Thursday, October 4, 2012

D is for Data and It's Good Enough For Me

I for one don't need a study to tell me that women make good health choices when given the right facts and tools. But since the world is full of people trying to make women's health decisions for them, I do love me some data.

Today's AP reports a study by Doctor Jeffery Peipert at the Washington University Medical School examining the ways that women's behavior changed when cost was removed as an obstacle to accessing birth control.

When cost was an issue, 28% of women chose birth control pills, for about $15-50 per month, with an 8% failure rate per year. Less than 6% chose Long-Acting Reversible Contraception (LARC), that is hormonal implants or IUDs.

When cost was not an issue, 70 % of women chose (LARC), upfront cost between $500 and $1000, failure rate less than 1% per year. Just 11% chose the Pill.

You will be shocked, shocked, to find that these women had fewer pregnancies and abortions than women who had to fork over cash each month and then remember to take a pill at the same time every day.
The effect on teen pregnancy was striking: There were 6.3 births per 1,000 teenagers in the study. Compare that to a national rate of 34 births per 1,000 teens in 2010. There also were substantially lower rates of abortion, when compared with women in the metro area and nationally: 4.4 to 7.5 abortions per 1,000 women in the study, compared with 13.4 to 17 abortions per 1,000 women overall in the St. Louis region, Peipert calculated. That's lower than the national rate, too, which is almost 20 abortions per 1,000 women.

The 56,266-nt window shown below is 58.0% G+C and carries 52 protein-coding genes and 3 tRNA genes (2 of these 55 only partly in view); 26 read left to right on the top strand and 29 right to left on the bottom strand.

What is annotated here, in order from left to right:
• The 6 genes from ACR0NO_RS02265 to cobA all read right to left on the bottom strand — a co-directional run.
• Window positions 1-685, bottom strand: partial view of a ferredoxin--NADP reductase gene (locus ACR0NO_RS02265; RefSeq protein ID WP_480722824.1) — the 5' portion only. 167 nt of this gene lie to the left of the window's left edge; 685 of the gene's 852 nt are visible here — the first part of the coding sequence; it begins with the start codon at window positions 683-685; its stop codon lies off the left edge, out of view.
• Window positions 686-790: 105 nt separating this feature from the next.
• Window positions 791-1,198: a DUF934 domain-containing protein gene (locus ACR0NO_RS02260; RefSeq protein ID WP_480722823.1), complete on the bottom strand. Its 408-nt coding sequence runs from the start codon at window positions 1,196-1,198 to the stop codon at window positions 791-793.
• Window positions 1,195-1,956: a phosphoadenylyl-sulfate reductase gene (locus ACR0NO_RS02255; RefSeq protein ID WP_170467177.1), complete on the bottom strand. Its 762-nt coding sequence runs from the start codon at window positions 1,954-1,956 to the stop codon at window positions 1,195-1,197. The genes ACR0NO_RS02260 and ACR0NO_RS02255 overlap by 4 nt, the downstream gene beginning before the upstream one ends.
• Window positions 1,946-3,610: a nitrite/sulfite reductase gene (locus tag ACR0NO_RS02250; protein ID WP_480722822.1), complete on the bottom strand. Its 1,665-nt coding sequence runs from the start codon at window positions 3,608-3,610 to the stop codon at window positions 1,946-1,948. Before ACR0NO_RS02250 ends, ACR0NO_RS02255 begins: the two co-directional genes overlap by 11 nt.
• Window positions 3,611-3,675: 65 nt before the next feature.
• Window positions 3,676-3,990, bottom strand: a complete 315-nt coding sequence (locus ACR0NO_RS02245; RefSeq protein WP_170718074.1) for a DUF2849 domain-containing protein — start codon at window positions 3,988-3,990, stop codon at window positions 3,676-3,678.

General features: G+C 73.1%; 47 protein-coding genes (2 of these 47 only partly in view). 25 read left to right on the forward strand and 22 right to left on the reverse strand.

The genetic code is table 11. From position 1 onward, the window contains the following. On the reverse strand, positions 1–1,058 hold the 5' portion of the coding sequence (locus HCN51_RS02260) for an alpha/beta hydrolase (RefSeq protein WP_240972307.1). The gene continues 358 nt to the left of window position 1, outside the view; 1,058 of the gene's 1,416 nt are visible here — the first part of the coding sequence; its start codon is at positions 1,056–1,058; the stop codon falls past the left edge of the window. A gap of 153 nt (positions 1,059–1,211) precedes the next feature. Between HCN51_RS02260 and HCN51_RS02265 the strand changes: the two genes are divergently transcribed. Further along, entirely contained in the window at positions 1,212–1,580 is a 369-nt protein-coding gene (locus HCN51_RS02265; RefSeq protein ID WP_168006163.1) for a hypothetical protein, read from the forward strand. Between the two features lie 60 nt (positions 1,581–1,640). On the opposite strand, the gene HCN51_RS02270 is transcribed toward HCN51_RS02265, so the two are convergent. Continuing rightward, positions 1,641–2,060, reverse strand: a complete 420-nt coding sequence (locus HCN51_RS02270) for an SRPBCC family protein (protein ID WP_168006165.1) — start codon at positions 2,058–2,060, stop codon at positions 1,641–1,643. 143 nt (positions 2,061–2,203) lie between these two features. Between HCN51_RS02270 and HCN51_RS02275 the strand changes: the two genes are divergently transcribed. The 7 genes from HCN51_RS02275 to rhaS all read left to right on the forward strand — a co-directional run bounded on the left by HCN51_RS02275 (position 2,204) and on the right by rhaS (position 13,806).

Seems like irrefutable evidence that the mandatory insurance coverage of birth control under the Affordable Care Act will actually reduce abortions and unintended pregnancies, right? Obviously, anyone who opposes abortion will be jumping right on this wagon.

The AP was kind enough to contact Jeanne Monahan of West Wingnutistan the Family Research Council, for her considered opinion.
Additionally, one might conclude that the Obama administration's contraception mandate may ultimately cause more unplanned pregnancies since it mandates that all health plans cover contraceptives, including those that the study's authors claim are less effective.
The only way this makes an iota of sense is if you believe that we'll all just keep our knees together if we can't get birth control. No, stop laughing! I think that's what she's really saying.

Data rides to the rescue again! When Massachusetts implemented Commonwealth Care, the model for the Affordable Care Act, the abortion rate fell almost 14% between 2006 and 2008. BTW, the Massachusetts insurance plans paid for contraception AND abortion for poor women.

Who knew numbers could be so sexy? So, today I'll donate $5 to the Guttmacher Institute, the best source for women's health statistics. Because women don't need a bunch of BS about abortion causing depression, or the pill causing infertility. Just the facts, please. We'll make the right decisions.

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